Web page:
As women, sometimes it is far too easy to blame the trials and tribulations of entering the business world on men. We believe that our male counterparts will never be able to see us as more than sex objects or as volatile, hormonal creatures. If we are lucky enough to attain a powerful position in a company or firm, we will eventually hit a glass ceiling, restricting us from reaching our full potential.
In the 21st century we now see women, on their own merit, being promoted and achieving major accomplishments. With examples like Meg Whitman, the former CEO of eBay, Yahoo’s CEO Carol Bartz and other female CEOs heading major companies like Pepsi, Sunoco and Western Union, it is apparent that women are changing the business world. In business, as well as in other fields like law and medicine, women are contributing alongside, and in some cases surpassing, their male colleagues.
While today seems like an ideal time for a young woman to enter the workforce, she is actually faced with a new challenge. This phenomenon is what I would like to call “Glass Ceiling with Lipstick” – where older, successful women are barring entry to young women because they perceive these younger counterparts as threats to their positions. They feel these younger women are more energetic, capable, tech-savvy and attractive, making older women feel replaceable and no longer desirable in the space they helped to create.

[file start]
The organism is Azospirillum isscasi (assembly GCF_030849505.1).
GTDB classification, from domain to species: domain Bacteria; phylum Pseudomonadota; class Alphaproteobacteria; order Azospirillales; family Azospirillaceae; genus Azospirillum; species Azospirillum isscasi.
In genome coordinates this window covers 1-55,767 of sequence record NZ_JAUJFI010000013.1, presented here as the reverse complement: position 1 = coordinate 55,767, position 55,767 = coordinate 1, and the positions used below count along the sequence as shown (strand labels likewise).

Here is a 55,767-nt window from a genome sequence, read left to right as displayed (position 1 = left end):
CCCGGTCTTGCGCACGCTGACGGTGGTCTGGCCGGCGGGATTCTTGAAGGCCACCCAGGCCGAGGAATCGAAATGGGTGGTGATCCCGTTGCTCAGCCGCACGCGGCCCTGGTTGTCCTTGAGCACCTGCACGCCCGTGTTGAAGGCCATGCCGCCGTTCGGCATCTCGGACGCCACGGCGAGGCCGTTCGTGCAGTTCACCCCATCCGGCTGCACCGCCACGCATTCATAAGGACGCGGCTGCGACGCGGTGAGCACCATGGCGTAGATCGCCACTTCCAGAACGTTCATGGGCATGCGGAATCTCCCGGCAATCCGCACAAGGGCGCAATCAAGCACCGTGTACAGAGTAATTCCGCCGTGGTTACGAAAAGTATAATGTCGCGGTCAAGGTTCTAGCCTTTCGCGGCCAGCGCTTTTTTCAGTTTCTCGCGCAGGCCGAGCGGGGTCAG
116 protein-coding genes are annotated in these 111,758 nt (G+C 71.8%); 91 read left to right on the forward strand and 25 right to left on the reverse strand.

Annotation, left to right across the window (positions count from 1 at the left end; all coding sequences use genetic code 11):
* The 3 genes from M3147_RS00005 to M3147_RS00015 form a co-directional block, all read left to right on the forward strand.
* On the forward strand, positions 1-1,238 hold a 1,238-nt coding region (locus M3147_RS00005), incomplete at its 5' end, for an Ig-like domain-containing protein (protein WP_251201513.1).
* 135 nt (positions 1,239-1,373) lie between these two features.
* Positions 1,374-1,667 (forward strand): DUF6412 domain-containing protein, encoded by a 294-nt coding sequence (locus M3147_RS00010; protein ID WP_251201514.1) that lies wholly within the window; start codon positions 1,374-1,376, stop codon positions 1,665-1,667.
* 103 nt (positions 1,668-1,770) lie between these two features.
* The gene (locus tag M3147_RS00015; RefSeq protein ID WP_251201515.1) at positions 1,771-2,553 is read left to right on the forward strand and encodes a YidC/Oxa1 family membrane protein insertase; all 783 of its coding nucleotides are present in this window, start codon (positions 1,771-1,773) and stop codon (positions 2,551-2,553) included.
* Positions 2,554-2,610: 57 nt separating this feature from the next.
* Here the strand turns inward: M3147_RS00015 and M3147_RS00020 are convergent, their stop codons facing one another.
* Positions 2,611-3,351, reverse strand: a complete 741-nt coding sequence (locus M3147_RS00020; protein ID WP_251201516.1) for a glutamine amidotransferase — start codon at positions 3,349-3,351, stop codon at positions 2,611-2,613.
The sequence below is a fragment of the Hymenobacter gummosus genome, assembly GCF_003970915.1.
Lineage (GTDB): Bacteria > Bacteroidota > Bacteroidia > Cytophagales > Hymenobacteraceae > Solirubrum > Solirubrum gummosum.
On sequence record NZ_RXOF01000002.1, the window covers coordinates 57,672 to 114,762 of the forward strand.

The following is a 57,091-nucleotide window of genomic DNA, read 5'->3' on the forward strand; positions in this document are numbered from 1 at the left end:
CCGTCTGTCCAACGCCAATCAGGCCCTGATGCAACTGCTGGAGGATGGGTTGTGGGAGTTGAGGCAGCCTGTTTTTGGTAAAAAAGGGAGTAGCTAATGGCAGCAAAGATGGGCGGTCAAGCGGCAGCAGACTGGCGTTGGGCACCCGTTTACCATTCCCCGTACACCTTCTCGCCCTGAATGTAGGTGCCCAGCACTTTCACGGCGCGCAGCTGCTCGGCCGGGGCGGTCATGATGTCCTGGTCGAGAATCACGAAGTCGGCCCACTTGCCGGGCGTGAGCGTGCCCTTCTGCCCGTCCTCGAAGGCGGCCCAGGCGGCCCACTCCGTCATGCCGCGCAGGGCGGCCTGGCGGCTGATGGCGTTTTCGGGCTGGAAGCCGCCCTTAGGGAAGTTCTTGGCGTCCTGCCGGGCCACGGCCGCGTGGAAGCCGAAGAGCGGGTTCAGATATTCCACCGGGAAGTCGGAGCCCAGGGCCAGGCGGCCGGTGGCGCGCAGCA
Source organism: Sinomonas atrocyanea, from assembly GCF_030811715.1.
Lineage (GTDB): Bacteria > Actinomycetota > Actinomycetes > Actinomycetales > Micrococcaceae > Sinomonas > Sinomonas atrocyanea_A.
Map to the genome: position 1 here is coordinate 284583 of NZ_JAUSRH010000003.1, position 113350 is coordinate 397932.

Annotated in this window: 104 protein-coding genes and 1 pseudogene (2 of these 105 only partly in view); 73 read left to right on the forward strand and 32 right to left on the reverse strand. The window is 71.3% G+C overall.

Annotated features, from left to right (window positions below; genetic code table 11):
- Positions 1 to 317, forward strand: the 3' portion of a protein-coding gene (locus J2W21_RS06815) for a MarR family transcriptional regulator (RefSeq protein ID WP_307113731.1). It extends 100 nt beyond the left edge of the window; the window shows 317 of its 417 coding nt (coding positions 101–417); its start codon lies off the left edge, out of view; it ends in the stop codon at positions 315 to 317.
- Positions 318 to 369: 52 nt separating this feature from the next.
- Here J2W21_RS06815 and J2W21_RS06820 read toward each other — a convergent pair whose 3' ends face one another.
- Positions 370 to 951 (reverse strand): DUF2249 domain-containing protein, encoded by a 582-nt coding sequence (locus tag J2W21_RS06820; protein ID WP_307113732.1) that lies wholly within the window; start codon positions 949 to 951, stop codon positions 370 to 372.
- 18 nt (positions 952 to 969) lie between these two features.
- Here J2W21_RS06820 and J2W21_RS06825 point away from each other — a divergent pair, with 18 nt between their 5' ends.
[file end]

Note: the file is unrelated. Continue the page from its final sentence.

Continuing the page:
One result of this phenomenon is that when hiring, women will tend to choose a male candidate over an identically qualified female. Women now see their younger counterparts in the same light as men did decades ago – as potential maternity leave candidates. Powerful female executives are likely to say, “Take my husband, but don’t take my job” and are ruthless in protecting their stake or position, instead of mentoring and empowering a younger generation of women.
Back in the day, the barriers to entry for women, put in place by men, were clearer and identifiable as sexism. Sexual harassment is the term used for the harmful attitudes and actions women face in male dominated spaces. We now have clear boundaries of appropriate behavior between men and women in the workplace. But do we have these same definitions for emotional harassment inflicted by a woman to another woman? Can we call a woman who deliberately hires only men a sexist?
Sisterhood is powerful, but instead of collaborating and helping each other, women have actually walked right into men’s shoes.
So just how far will women go to thicken the glass ceiling?